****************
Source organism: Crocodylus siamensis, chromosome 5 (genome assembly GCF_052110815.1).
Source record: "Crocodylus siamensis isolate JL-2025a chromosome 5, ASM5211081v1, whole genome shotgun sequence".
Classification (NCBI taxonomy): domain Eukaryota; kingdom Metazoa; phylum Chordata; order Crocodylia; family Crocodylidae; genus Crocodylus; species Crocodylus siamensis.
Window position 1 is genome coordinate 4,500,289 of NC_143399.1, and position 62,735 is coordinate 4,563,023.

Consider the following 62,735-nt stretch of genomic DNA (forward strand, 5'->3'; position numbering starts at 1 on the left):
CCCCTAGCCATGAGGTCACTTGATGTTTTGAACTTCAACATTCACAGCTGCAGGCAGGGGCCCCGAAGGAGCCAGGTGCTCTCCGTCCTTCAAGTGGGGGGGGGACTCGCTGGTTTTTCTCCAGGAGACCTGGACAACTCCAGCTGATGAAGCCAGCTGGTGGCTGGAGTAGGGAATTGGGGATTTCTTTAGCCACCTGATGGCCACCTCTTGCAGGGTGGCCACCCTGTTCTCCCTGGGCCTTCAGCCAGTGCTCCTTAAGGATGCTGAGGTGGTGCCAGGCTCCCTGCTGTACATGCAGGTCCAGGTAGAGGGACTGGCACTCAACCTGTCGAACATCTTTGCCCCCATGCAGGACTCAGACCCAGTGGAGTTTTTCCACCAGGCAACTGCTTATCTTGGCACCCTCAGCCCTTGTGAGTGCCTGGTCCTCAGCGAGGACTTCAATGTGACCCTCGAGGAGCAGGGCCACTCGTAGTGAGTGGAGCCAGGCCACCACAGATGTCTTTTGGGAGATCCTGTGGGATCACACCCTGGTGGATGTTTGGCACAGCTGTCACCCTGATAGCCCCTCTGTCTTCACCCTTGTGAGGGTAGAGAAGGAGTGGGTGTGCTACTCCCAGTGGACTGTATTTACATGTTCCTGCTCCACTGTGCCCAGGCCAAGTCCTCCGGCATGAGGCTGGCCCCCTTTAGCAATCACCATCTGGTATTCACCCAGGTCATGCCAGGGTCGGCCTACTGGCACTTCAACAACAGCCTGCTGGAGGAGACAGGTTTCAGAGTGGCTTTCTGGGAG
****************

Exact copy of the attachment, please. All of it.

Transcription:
Source organism: Crocodylus siamensis, chromosome 5 (genome assembly GCF_052110815.1).
Source record: "Crocodylus siamensis isolate JL-2025a chromosome 5, ASM5211081v1, whole genome shotgun sequence".
Classification (NCBI taxonomy): domain Eukaryota; kingdom Metazoa; phylum Chordata; order Crocodylia; family Crocodylidae; genus Crocodylus; species Crocodylus siamensis.
Window position 1 is genome coordinate 4,500,289 of NC_143399.1, and position 62,735 is coordinate 4,563,023.

Consider the following 62,735-nt stretch of genomic DNA (forward strand, 5'->3'; position numbering starts at 1 on the left):
CCCCTAGCCATGAGGTCACTTGATGTTTTGAACTTCAACATTCACAGCTGCAGGCAGGGGCCCCGAAGGAGCCAGGTGCTCTCCGTCCTTCAAGTGGGGGGGGGACTCGCTGGTTTTTCTCCAGGAGACCTGGACAACTCCAGCTGATGAAGCCAGCTGGTGGCTGGAGTAGGGAATTGGGGATTTCTTTAGCCACCTGATGGCCACCTCTTGCAGGGTGGCCACCCTGTTCTCCCTGGGCCTTCAGCCAGTGCTCCTTAAGGATGCTGAGGTGGTGCCAGGCTCCCTGCTGTACATGCAGGTCCAGGTAGAGGGACTGGCACTCAACCTGTCGAACATCTTTGCCCCCATGCAGGACTCAGACCCAGTGGAGTTTTTCCACCAGGCAACTGCTTATCTTGGCACCCTCAGCCCTTGTGAGTGCCTGGTCCTCAGCGAGGACTTCAATGTGACCCTCGAGGAGCAGGGCCACTCGTAGTGAGTGGAGCCAGGCCACCACAGATGTCTTTTGGGAGATCCTGTGGGATCACACCCTGGTGGATGTTTGGCACAGCTGTCACCCTGATAGCCCCTCTGTCTTCACCCTTGTGAGGGTAGAGAAGGAGTGGGTGTGCTACTCCCAGTGGACTGTATTTACATGTTCCTGCTCCACTGTGCCCAGGCCAAGTCCTCCGGCATGAGGCTGGCCCCCTTTAGCAATCACCATCTGGTATTCACCCAGGTCATGCCAGGGTCGGCCTACTGGCACTTCAACAACAGCCTGCTGGAGGAGACAGGTTTCAGAGTGGCTTTCTGGGAG